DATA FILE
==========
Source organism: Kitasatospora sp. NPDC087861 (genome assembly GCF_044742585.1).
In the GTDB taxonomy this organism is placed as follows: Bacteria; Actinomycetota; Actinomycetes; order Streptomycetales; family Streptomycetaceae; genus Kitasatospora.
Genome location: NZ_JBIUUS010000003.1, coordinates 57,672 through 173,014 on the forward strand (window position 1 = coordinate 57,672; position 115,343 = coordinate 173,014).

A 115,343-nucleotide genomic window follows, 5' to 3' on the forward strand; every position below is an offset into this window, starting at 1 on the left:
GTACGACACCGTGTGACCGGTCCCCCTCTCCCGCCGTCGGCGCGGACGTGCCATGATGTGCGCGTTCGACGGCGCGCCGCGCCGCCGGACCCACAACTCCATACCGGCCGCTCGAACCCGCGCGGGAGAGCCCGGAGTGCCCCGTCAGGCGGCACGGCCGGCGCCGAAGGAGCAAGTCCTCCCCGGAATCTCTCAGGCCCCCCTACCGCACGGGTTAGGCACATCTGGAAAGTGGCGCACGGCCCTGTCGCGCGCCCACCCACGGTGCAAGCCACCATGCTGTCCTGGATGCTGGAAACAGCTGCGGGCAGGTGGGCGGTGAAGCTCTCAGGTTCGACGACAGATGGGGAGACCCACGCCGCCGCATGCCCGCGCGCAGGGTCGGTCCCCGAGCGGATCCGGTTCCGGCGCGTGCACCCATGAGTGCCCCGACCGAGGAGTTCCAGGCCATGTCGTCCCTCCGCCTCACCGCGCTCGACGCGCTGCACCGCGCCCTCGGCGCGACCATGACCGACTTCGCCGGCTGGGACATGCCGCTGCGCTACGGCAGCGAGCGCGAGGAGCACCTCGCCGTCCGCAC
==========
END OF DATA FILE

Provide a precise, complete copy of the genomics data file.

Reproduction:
Source organism: Kitasatospora sp. NPDC087861 (genome assembly GCF_044742585.1).
In the GTDB taxonomy this organism is placed as follows: Bacteria; Actinomycetota; Actinomycetes; order Streptomycetales; family Streptomycetaceae; genus Kitasatospora.
Genome location: NZ_JBIUUS010000003.1, coordinates 57,672 through 173,014 on the forward strand (window position 1 = coordinate 57,672; position 115,343 = coordinate 173,014).

A 115,343-nucleotide genomic window follows, 5' to 3' on the forward strand; every position below is an offset into this window, starting at 1 on the left:
GTACGACACCGTGTGACCGGTCCCCCTCTCCCGCCGTCGGCGCGGACGTGCCATGATGTGCGCGTTCGACGGCGCGCCGCGCCGCCGGACCCACAACTCCATACCGGCCGCTCGAACCCGCGCGGGAGAGCCCGGAGTGCCCCGTCAGGCGGCACGGCCGGCGCCGAAGGAGCAAGTCCTCCCCGGAATCTCTCAGGCCCCCCTACCGCACGGGTTAGGCACATCTGGAAAGTGGCGCACGGCCCTGTCGCGCGCCCACCCACGGTGCAAGCCACCATGCTGTCCTGGATGCTGGAAACAGCTGCGGGCAGGTGGGCGGTGAAGCTCTCAGGTTCGACGACAGATGGGGAGACCCACGCCGCCGCATGCCCGCGCGCAGGGTCGGTCCCCGAGCGGATCCGGTTCCGGCGCGTGCACCCATGAGTGCCCCGACCGAGGAGTTCCAGGCCATGTCGTCCCTCCGCCTCACCGCGCTCGACGCGCTGCACCGCGCCCTCGGCGCGACCATGACCGACTTCGCCGGCTGGGACATGCCGCTGCGCTACGGCAGCGAGCGCGAGGAGCACCTCGCCGTCCGCAC